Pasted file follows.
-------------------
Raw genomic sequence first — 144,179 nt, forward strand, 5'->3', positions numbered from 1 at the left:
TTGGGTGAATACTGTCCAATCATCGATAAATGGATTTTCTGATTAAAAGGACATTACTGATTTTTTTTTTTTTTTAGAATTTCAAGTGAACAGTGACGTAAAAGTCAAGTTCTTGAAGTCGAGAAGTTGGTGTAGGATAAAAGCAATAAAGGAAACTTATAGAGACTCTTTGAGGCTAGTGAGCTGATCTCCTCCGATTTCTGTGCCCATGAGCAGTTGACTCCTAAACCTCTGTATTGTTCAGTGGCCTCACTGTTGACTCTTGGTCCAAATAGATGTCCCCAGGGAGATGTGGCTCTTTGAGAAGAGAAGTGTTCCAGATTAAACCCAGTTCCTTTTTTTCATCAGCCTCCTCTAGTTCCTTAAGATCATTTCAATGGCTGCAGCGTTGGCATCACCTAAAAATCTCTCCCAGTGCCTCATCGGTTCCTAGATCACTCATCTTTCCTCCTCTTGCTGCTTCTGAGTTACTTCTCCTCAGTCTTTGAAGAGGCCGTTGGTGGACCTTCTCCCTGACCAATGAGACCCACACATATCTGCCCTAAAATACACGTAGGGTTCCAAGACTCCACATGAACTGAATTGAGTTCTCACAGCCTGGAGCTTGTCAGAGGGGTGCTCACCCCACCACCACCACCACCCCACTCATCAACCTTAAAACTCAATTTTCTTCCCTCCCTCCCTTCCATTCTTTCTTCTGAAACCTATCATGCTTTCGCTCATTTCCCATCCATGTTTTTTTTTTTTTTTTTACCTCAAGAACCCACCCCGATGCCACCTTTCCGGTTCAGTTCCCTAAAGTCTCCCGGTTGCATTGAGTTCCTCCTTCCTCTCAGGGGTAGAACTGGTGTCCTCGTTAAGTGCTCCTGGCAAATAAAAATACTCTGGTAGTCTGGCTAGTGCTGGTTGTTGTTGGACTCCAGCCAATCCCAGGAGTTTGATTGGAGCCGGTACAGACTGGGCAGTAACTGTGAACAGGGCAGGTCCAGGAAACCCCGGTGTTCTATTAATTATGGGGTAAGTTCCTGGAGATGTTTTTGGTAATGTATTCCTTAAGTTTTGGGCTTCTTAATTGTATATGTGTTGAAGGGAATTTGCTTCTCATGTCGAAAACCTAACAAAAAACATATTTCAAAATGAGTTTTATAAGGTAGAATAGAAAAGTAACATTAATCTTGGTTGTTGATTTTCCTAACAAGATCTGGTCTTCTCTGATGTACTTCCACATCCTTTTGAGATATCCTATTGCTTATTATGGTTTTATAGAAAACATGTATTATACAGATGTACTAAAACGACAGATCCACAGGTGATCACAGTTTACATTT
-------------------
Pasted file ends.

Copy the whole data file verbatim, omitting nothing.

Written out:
Raw genomic sequence first — 144,179 nt, forward strand, 5'->3', positions numbered from 1 at the left:
TTGGGTGAATACTGTCCAATCATCGATAAATGGATTTTCTGATTAAAAGGACATTACTGATTTTTTTTTTTTTTTAGAATTTCAAGTGAACAGTGACGTAAAAGTCAAGTTCTTGAAGTCGAGAAGTTGGTGTAGGATAAAAGCAATAAAGGAAACTTATAGAGACTCTTTGAGGCTAGTGAGCTGATCTCCTCCGATTTCTGTGCCCATGAGCAGTTGACTCCTAAACCTCTGTATTGTTCAGTGGCCTCACTGTTGACTCTTGGTCCAAATAGATGTCCCCAGGGAGATGTGGCTCTTTGAGAAGAGAAGTGTTCCAGATTAAACCCAGTTCCTTTTTTTCATCAGCCTCCTCTAGTTCCTTAAGATCATTTCAATGGCTGCAGCGTTGGCATCACCTAAAAATCTCTCCCAGTGCCTCATCGGTTCCTAGATCACTCATCTTTCCTCCTCTTGCTGCTTCTGAGTTACTTCTCCTCAGTCTTTGAAGAGGCCGTTGGTGGACCTTCTCCCTGACCAATGAGACCCACACATATCTGCCCTAAAATACACGTAGGGTTCCAAGACTCCACATGAACTGAATTGAGTTCTCACAGCCTGGAGCTTGTCAGAGGGGTGCTCACCCCACCACCACCACCACCCCACTCATCAACCTTAAAACTCAATTTTCTTCCCTCCCTCCCTTCCATTCTTTCTTCTGAAACCTATCATGCTTTCGCTCATTTCCCATCCATGTTTTTTTTTTTTTTTTTACCTCAAGAACCCACCCCGATGCCACCTTTCCGGTTCAGTTCCCTAAAGTCTCCCGGTTGCATTGAGTTCCTCCTTCCTCTCAGGGGTAGAACTGGTGTCCTCGTTAAGTGCTCCTGGCAAATAAAAATACTCTGGTAGTCTGGCTAGTGCTGGTTGTTGTTGGACTCCAGCCAATCCCAGGAGTTTGATTGGAGCCGGTACAGACTGGGCAGTAACTGTGAACAGGGCAGGTCCAGGAAACCCCGGTGTTCTATTAATTATGGGGTAAGTTCCTGGAGATGTTTTTGGTAATGTATTCCTTAAGTTTTGGGCTTCTTAATTGTATATGTGTTGAAGGGAATTTGCTTCTCATGTCGAAAACCTAACAAAAAACATATTTCAAAATGAGTTTTATAAGGTAGAATAGAAAAGTAACATTAATCTTGGTTGTTGATTTTCCTAACAAGATCTGGTCTTCTCTGATGTACTTCCACATCCTTTTGAGATATCCTATTGCTTATTATGGTTTTATAGAAAACATGTATTATACAGATGTACTAAAACGACAGATCCACAGGTGATCACAGTTTACATTT